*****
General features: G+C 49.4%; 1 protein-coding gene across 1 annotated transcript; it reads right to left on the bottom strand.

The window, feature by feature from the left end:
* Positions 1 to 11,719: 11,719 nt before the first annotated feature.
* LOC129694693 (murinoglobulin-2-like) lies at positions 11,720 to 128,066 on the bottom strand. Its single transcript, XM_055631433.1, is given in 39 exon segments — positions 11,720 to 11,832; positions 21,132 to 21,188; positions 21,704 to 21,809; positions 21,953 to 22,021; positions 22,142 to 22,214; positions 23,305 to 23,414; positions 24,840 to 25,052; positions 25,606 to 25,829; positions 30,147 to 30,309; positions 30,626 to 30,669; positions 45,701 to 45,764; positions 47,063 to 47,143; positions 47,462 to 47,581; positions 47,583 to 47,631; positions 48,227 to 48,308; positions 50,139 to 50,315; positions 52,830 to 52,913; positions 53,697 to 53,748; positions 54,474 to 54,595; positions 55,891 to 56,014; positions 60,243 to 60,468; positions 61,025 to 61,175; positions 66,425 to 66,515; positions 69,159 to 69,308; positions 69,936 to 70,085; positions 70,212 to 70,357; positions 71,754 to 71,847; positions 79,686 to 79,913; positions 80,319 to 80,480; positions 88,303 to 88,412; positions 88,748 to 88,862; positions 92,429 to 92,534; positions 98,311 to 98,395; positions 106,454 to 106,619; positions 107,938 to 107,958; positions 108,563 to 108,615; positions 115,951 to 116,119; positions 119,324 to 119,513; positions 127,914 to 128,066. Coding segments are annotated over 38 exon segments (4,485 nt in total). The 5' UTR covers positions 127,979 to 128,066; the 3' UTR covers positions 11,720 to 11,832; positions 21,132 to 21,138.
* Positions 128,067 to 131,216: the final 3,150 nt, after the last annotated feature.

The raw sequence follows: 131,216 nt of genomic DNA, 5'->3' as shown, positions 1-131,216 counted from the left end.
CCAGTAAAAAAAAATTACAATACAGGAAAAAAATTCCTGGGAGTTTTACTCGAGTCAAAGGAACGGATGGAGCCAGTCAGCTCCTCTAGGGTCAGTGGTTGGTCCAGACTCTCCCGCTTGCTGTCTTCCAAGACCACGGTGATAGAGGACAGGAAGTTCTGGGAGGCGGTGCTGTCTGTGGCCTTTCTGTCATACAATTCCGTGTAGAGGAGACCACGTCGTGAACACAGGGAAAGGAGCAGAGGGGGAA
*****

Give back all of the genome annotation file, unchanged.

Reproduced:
General features: G+C 49.4%; 1 protein-coding gene across 1 annotated transcript; it reads right to left on the bottom strand.

The window, feature by feature from the left end:
* Positions 1 to 11,719: 11,719 nt before the first annotated feature.
* LOC129694693 (murinoglobulin-2-like) lies at positions 11,720 to 128,066 on the bottom strand. Its single transcript, XM_055631433.1, is given in 39 exon segments — positions 11,720 to 11,832; positions 21,132 to 21,188; positions 21,704 to 21,809; positions 21,953 to 22,021; positions 22,142 to 22,214; positions 23,305 to 23,414; positions 24,840 to 25,052; positions 25,606 to 25,829; positions 30,147 to 30,309; positions 30,626 to 30,669; positions 45,701 to 45,764; positions 47,063 to 47,143; positions 47,462 to 47,581; positions 47,583 to 47,631; positions 48,227 to 48,308; positions 50,139 to 50,315; positions 52,830 to 52,913; positions 53,697 to 53,748; positions 54,474 to 54,595; positions 55,891 to 56,014; positions 60,243 to 60,468; positions 61,025 to 61,175; positions 66,425 to 66,515; positions 69,159 to 69,308; positions 69,936 to 70,085; positions 70,212 to 70,357; positions 71,754 to 71,847; positions 79,686 to 79,913; positions 80,319 to 80,480; positions 88,303 to 88,412; positions 88,748 to 88,862; positions 92,429 to 92,534; positions 98,311 to 98,395; positions 106,454 to 106,619; positions 107,938 to 107,958; positions 108,563 to 108,615; positions 115,951 to 116,119; positions 119,324 to 119,513; positions 127,914 to 128,066. Coding segments are annotated over 38 exon segments (4,485 nt in total). The 5' UTR covers positions 127,979 to 128,066; the 3' UTR covers positions 11,720 to 11,832; positions 21,132 to 21,138.
* Positions 128,067 to 131,216: the final 3,150 nt, after the last annotated feature.

The raw sequence follows: 131,216 nt of genomic DNA, 5'->3' as shown, positions 1-131,216 counted from the left end.
CCAGTAAAAAAAAATTACAATACAGGAAAAAAATTCCTGGGAGTTTTACTCGAGTCAAAGGAACGGATGGAGCCAGTCAGCTCCTCTAGGGTCAGTGGTTGGTCCAGACTCTCCCGCTTGCTGTCTTCCAAGACCACGGTGATAGAGGACAGGAAGTTCTGGGAGGCGGTGCTGTCTGTGGCCTTTCTGTCATACAATTCCGTGTAGAGGAGACCACGTCGTGAACACAGGGAAAGGAGCAGAGGGGGAA